Roehampton University - Parkstead House, Whitelands College
Sir William Chambers
- Original design
- Sir William Chambers, 1762
The 2017 programme is now past. We will be launching the 2018 programme on 21st August.
Parkstead (originally written as Parksted) was designed for the second Earl of Bessborough and was one of a number of suburban villas by Sir William Chambers in the villages of London such as Roehampton, Twickenham, Richmond and Whitton. The 1750s and 1760s were a busy time for this type of development which were homes away from clients’ main estates but out of the town. The villas were part of the second generation of Palladian houses in England. Today, Parkstead is unique as it contains the most complete surviving interior by Chambers, with the exception of Somerset House.
On the main floor are a complete set of connecting rooms, each in a distinct and different style. The fine ceilings are in relief plasterwork in understated designs.
The front faces Richmond Park with a six-column Ionic portico and pediment accessed via two curving stairways. This leads to the Hall, with a stair-well behind, with four rooms of different sizes on the corners. At the back were stable buildings (now demolished) and a rear entrance.
Below the portico is a door into a vaulted passage decorated in plaster relief with curling foliage, classical medallions and arched niches. This seems to have been intended to imitate an ancient columbarium and may have linked to the seemingly lost China Room for which a ceiling design drawing exists.
In the Hall (now the Richmond Room) the plasterwork is carried onto the walls which are divided into a series of sunk panels separated by sunk laurel torus mouldings. The frieze of vases, drapes and lions’ heads reflects the neo-Palladian ideals. The neo-classical motifs are only in the ceiling but the stone chimney piece gives the whole room a neo-classical impact. This chimney piece is the earliest datable example of its type designed by Chambers and carved by Joseph Wilton. (He was the son of the builder William Wilton and often carved designs by Chambers).
The flat- banded ceiling of the Library (now the Ponsonby Room) has fine low relief trophies of the arts and sciences, and owls of Athena and sphinxes. The ceiling was restored during the work in 2004 with the removal of inappropriate ceiling lights.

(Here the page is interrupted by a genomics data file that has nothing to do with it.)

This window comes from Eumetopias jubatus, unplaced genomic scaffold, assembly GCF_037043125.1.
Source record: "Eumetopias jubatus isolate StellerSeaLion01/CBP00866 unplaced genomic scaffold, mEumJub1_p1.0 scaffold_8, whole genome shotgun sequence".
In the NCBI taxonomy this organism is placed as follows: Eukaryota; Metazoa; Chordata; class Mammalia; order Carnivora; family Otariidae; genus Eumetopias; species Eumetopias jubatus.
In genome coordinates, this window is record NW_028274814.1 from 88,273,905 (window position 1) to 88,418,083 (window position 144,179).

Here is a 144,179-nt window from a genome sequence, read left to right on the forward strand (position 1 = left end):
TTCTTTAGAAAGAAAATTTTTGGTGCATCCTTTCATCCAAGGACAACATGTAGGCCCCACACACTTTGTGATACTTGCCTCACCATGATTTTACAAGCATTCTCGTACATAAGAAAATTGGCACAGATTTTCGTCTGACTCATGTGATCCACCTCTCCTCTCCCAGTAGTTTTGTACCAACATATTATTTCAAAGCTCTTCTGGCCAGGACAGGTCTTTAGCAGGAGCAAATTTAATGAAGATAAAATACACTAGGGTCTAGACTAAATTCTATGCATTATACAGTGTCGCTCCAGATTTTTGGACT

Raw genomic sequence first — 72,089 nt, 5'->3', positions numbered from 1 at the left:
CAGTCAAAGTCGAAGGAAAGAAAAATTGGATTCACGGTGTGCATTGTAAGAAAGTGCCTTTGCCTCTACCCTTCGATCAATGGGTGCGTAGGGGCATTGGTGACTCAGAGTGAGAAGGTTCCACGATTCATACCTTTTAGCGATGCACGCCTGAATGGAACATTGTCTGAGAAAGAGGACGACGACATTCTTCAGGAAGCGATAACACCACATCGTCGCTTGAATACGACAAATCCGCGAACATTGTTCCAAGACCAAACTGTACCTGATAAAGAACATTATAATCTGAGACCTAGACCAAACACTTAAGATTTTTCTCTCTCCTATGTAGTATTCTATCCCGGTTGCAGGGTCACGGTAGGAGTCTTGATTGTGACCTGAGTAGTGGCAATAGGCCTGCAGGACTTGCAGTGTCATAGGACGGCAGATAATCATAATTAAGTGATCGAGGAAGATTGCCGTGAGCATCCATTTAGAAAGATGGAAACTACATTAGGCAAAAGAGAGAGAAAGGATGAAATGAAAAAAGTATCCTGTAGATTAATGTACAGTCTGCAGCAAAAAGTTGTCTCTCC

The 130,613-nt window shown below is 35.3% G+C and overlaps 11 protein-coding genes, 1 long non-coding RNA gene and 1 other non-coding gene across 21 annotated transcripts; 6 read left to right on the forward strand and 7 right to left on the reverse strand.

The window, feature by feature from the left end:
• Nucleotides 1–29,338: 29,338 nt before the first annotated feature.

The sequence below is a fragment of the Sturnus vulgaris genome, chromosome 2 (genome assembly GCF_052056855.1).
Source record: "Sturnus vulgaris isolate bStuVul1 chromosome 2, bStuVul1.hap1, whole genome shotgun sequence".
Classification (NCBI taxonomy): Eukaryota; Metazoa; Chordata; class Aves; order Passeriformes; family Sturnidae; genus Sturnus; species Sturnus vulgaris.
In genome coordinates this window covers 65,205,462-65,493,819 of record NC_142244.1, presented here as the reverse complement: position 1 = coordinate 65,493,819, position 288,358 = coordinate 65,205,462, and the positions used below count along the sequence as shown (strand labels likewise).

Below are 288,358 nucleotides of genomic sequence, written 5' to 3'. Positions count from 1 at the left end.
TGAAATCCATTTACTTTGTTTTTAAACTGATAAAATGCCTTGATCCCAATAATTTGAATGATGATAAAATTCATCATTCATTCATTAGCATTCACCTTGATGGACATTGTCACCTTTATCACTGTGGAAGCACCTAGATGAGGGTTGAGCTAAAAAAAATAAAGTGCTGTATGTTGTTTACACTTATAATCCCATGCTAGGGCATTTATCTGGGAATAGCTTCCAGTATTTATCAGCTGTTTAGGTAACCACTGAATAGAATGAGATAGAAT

In the Drawing Room (now the Bessborough Room) the ceiling is decorated with reliefs of vases, scrolls and bucrania (ox skulls often used in classical decorations).
The Bedchamber (now the Hopkins Room) has a coved ceiling, with candelabra filling the corners and a flat centre carrying a diamond form supported by husk poles, intertwined with acanthus.
The fourth room, the Dining Room (now the Ruskin Room) has a flat ceiling with a clearly defined diamond shape in the centre surrounded by more fluid vine garlands. The centre of the garland has vases and panthers while to the outside are water-pouring female figures. Much of this design used ancient sources.
The Staircase walls are divided by banding decorated with acanthus frieze enclosing individual motifs. This type of design was used by Chambers right up to Somerset House. The iron-stair balusters are in s-form which again Chambers used in Somerset House. Originally the main staircase enclosed a smaller servants’ staircase. This was apparently destroyed by fire in the 19th century. Some minor breaks can be seen in the balustrading which indicate where the two sets of stairs may have linked.
Was designed by the architect J.J.Scoles and completed after his death, in 1864, by his pupil S.I. Nicholl. The chapel is described by Pevsner as “... elaborate Italian Renaissance, with marble pilasters, barrel-vaults penetrated by clerestory windows, and arches with top-lit domes decorated by bizarre coffering in different patterns.” (Cherry & Pevsner, p.694) On the outside the niches were for statues of Saints Ignatius, Francis Xavier, Aloysius and Stanislaus. In the 1870s Henry Clutton designed the north aisle which was added to increase the capacity of the Chapel. The Chapel was deconsecrated in the early 1960s.